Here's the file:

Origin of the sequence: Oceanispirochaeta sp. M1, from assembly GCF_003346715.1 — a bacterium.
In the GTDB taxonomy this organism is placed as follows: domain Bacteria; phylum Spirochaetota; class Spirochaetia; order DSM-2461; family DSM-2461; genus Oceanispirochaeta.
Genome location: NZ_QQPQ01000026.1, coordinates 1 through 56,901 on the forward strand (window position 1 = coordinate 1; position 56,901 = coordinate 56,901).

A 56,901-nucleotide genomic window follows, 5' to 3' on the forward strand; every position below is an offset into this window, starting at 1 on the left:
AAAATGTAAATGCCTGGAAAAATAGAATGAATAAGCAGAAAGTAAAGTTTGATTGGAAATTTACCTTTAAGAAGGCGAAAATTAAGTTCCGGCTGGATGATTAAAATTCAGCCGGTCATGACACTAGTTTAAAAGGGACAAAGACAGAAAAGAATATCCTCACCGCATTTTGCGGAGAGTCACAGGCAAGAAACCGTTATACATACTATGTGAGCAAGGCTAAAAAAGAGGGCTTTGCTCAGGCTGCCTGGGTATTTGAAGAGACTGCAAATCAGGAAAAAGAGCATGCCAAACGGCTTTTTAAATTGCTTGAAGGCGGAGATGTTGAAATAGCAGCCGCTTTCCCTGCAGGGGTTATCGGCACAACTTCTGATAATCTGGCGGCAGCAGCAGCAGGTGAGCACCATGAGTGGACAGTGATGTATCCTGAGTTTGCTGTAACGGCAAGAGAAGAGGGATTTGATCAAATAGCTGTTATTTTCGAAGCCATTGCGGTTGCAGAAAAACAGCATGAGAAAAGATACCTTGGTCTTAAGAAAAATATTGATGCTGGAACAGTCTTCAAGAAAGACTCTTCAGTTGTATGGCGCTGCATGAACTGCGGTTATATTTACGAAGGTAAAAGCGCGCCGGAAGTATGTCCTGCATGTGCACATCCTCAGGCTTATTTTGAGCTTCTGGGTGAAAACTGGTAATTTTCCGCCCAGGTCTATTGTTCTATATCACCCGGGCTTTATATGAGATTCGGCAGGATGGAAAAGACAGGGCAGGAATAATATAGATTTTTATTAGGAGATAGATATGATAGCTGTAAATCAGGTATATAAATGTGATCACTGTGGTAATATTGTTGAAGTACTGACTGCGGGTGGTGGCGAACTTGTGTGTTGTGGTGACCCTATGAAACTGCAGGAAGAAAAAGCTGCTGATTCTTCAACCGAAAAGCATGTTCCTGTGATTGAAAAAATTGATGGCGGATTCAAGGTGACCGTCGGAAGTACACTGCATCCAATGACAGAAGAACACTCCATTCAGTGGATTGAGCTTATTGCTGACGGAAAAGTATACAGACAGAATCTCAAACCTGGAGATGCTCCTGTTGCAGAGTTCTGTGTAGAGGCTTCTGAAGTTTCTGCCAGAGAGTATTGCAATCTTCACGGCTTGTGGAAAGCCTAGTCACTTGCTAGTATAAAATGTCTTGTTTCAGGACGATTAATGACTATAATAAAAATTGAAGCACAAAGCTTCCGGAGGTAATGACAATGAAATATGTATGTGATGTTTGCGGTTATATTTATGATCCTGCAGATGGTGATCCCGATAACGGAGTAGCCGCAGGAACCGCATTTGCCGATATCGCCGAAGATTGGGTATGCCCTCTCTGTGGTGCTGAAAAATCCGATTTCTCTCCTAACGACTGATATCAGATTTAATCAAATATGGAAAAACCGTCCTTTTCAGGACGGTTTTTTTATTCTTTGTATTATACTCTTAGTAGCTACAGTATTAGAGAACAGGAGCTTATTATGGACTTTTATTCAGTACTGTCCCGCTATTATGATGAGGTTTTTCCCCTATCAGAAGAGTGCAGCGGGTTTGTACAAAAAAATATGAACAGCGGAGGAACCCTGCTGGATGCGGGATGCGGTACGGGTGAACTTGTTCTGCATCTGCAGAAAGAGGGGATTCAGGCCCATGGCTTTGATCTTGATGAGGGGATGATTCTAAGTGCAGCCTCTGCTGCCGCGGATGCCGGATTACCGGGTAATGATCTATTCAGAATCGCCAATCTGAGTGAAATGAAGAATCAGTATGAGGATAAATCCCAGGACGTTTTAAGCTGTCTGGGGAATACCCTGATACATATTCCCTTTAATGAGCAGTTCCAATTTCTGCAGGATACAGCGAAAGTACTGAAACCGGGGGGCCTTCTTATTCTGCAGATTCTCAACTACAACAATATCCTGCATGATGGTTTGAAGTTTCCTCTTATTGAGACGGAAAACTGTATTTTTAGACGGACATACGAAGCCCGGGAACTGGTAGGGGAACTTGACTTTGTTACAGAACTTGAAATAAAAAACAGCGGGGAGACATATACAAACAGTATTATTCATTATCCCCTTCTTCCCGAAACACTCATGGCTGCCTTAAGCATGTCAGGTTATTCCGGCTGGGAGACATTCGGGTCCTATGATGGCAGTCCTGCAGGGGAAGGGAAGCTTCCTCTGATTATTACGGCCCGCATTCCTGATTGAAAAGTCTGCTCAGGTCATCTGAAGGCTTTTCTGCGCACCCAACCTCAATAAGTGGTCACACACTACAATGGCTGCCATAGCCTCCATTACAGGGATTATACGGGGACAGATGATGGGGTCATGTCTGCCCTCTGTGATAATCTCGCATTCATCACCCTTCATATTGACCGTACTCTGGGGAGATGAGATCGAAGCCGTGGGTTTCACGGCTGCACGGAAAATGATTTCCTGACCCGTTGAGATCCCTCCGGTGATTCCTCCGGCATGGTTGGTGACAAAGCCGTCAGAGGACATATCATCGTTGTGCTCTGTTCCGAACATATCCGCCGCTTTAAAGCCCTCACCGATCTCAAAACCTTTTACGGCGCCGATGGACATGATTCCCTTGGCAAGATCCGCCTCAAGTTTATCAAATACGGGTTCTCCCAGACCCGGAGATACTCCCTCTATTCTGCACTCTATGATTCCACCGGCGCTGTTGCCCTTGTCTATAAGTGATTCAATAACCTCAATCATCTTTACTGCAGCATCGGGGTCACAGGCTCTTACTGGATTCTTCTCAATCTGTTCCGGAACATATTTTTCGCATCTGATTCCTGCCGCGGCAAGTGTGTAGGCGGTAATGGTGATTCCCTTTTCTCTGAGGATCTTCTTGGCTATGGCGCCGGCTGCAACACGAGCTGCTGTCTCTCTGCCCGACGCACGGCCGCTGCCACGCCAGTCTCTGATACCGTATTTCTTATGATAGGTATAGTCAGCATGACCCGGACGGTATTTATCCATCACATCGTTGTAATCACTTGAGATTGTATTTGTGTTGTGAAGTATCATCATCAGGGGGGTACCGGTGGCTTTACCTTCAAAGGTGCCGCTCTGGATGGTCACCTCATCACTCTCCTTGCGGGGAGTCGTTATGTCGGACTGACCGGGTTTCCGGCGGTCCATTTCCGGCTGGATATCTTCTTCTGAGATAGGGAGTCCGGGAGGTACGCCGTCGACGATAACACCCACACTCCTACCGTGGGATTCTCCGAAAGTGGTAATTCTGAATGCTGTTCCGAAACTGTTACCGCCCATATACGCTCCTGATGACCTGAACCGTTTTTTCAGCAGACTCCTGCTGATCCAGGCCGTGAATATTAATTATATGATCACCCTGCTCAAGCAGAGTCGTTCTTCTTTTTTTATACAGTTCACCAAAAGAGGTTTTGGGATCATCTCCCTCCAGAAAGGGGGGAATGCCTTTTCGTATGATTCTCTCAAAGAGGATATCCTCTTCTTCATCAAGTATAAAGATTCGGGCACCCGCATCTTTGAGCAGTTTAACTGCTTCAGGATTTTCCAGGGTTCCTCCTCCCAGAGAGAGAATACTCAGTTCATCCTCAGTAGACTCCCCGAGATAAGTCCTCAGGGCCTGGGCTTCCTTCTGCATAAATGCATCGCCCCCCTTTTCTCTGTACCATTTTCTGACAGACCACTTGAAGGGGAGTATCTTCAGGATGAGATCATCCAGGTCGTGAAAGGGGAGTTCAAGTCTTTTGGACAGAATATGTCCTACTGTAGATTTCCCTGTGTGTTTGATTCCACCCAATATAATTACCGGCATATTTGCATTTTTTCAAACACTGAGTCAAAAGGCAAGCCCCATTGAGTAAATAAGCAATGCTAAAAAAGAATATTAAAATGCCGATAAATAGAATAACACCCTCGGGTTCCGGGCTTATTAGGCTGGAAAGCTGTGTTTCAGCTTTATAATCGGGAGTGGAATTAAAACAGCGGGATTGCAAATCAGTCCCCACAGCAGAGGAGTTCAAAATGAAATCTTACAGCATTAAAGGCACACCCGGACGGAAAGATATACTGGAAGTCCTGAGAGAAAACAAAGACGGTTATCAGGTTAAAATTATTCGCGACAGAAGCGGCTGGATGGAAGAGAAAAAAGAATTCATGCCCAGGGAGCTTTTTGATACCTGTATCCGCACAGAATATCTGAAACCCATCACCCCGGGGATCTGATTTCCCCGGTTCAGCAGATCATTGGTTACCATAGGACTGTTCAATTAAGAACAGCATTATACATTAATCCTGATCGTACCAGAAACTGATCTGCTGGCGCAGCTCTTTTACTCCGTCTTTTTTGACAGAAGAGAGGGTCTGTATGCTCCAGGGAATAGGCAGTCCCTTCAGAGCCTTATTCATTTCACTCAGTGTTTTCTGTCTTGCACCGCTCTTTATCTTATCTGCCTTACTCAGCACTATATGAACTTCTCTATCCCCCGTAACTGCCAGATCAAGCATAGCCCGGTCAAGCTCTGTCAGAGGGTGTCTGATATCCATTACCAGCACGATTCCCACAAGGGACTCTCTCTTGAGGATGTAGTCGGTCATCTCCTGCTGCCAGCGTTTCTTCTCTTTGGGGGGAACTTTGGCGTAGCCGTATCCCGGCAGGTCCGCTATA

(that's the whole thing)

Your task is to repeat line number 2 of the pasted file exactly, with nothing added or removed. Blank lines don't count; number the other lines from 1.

In the GTDB taxonomy this organism is placed as follows: domain Bacteria; phylum Spirochaetota; class Spirochaetia; order DSM-2461; family DSM-2461; genus Oceanispirochaeta.